MCEF completes new statewide online training curricula
by MBJ Staff
Published: October 1,2013
Tags: construction, curriculum, Jean Massey, manufacture, manufacturer, manufacturing, Mike Barkett, Mike Mulvihill, Mississippi Construction Education Foundation, Mississippi Department of Education, online, Pearson, William Underwood, workforce training
RIDGELAND — The Mississippi Construction Education Foundation (MCEF) has completed the first statewide online adoption of the standardized, competency-based, industry-driven NCCER construction and manufacturing curricula since its inception as the Wheels of Learning almost 20 years ago.
The NCCER curriculum and its online NCCERconnect component are integral parts of a curricula for training the state’s new generation of construction and manufacturing craft professionals to meet the industry’s workforce development needs. Over 170 high school instructors statewide who teach construction and manufacturing career and technical courses will use the NCCERconnect program in their classrooms to teach almost 5,000 students annually. To ensure optimum utilization and a smooth startup, this summer all instructors completed virtual on-line training as well as a workshop in Jackson.
“Every high school construction and manufacturing student in Mississippi will usher in a new era of training beginning this fall and winter to include core curriculum, carpentry, electrical, HVAC and welding — with a customized version of NCCERconnect being developed for unveiling in January,” said William Underwood, Pearson’s executive director of NCCER Programs and MCEF’s partner in the statewide launch.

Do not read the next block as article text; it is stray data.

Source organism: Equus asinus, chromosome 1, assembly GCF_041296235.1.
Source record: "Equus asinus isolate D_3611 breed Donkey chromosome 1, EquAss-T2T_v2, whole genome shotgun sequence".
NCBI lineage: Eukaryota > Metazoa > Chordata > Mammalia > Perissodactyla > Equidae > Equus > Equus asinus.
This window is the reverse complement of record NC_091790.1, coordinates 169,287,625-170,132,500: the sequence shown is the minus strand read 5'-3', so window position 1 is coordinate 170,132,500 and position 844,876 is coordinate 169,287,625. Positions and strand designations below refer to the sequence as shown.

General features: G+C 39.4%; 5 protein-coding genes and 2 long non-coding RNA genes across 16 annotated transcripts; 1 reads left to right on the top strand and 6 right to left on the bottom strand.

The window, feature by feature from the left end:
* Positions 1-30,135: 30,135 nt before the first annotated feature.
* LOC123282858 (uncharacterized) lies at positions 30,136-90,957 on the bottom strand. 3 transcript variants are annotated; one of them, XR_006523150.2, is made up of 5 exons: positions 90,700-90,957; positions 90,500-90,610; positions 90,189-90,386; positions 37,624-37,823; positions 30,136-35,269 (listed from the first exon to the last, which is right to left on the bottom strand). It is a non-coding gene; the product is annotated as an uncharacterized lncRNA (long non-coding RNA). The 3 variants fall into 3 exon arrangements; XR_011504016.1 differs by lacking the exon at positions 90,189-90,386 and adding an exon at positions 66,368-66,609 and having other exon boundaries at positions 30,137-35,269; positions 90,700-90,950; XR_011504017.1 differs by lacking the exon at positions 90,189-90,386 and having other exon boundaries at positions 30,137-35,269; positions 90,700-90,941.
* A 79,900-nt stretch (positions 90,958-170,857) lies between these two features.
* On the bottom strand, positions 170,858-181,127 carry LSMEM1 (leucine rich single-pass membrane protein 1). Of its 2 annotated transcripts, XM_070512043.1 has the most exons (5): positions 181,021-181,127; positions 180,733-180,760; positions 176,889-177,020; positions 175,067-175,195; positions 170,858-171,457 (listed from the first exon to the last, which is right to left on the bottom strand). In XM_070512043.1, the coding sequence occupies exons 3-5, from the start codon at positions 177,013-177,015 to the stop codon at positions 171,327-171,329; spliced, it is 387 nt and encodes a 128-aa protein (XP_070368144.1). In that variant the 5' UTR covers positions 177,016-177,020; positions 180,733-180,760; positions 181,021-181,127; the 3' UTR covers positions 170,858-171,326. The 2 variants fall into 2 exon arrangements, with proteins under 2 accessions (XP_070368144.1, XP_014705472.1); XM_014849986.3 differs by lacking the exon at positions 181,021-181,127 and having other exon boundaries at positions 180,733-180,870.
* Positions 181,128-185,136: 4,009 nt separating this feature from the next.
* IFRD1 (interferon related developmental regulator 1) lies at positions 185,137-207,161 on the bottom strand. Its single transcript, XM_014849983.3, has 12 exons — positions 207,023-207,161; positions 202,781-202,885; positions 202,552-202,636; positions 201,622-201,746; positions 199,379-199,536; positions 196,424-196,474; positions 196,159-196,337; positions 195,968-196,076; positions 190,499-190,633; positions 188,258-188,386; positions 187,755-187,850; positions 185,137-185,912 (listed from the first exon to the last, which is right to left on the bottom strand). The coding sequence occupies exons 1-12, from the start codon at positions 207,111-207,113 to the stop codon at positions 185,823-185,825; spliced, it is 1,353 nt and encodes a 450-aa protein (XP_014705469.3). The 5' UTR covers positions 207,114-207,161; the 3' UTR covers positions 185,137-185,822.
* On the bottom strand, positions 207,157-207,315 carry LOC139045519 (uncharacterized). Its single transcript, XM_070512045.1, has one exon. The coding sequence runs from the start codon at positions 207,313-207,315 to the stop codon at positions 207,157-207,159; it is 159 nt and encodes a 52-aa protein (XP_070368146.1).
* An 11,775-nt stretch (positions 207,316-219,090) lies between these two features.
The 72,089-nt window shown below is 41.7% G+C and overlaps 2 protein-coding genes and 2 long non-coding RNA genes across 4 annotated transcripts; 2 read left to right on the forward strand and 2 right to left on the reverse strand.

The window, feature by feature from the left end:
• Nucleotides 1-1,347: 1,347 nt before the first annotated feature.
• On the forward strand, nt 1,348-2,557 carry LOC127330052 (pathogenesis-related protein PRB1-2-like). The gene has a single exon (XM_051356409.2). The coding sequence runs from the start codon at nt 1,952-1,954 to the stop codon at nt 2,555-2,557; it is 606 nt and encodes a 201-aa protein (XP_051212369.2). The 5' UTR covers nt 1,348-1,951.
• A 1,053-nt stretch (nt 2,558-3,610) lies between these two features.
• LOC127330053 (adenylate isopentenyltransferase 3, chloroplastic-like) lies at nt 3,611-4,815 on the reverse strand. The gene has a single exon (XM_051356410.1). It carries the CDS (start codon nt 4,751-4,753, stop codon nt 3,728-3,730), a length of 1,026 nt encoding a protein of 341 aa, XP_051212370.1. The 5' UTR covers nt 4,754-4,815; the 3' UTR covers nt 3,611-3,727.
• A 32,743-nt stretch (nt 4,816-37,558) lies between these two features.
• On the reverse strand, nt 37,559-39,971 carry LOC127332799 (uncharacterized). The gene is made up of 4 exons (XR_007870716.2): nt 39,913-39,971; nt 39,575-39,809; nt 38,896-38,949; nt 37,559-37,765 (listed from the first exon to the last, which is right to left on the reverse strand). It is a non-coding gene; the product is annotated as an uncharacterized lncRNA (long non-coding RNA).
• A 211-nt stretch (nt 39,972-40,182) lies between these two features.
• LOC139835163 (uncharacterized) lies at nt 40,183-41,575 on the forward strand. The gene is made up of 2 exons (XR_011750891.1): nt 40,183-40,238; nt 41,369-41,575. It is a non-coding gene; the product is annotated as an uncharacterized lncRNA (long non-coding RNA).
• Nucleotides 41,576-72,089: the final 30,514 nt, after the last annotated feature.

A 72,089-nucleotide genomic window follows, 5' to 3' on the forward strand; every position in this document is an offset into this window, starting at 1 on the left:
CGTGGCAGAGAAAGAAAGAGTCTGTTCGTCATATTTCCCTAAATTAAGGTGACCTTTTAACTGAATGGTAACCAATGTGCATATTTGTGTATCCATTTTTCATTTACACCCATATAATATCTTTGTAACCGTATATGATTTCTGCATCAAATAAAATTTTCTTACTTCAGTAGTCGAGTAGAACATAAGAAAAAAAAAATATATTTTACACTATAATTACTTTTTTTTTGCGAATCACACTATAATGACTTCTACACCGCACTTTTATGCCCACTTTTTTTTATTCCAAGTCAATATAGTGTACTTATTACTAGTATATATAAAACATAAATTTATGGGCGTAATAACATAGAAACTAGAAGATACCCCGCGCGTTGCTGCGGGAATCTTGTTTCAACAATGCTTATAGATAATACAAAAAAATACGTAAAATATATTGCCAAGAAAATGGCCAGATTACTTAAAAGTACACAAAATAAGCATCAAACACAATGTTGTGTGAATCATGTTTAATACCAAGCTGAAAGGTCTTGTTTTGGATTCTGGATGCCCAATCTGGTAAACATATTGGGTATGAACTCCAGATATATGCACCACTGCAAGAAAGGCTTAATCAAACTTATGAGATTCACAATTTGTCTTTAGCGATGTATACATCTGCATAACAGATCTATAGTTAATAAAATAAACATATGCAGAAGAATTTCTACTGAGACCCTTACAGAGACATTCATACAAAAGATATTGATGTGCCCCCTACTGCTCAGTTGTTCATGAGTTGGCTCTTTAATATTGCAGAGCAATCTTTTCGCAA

Mike Barkett, MCEF president, added, “The online system places Mississippi on the cutting edge of education and workforce development for the construction and manufacturing industry and its future workforce.”
The Mississippi Department of Education (MDE) joins MCEF and Pearson as a partner in spearheading this huge technology leap for the state’s high school career and technical (CTE) programs.
Jean Massey, associate state superintendent of education, believes that having NCCERconnect for construction and manufacturing students in Mississippi will greatly increase the ability of the classroom teacher to bring quality instruction to students.
“The use of this technology will allow teachers to differentiate instruction in the classroom and therefore increase the amount of time the students will have to practice the skills needed to be successful in the workforce,” Massey said. “Preparing students to the highest level so they can exit high school with the skills and knowledge to obtain additional education or enter the workforce is the goal of CTE education. In using NCCERconnect, teachers can better prepare students to meet this goal.”
Mike Mulvihill, head of career and technical education at MDE, added, “In order to fully instruct the students of the 21st Century, teachers need to have access to every tool possible. NCCERconnect allows instructors to reach today’s digitally oriented student in the most cutting-edge way possible. By adding NCCERconnect to textbooks and “hands-on” relevant learning, MCEF students will be fully prepared to take on the challenges of today’s workforce.”
MCEF, the state’s NCCER accredited training sponsor, has placed the NCCER training curriculum in the construction and manufacturing CTE programs in the community colleges, in its four-year career track apprenticeship program in partnership with over 70 contractors and institutions, and in the high schools as part of its School-to-Work enabling legislation.
The launching of the statewide online component of construction and manufacturing completes the education cycle which includes classroom knowledge, hands-on skills, and now technology-driven independent student learning.
Barkett said, “We believe the main benefits of online instruction are three-fold in that it (1) helps to ensure career and technical education students are better prepared to enter the construction, manufacturing, and energy workforce, (2) facilitates actual learning because students can advance at their own pace and even work at home on their computers to supplement classroom study, and (3) allows instructors to move the class forward rather than waiting on some students to catch up or moving too fast in order to accommodate the accelerated student.”
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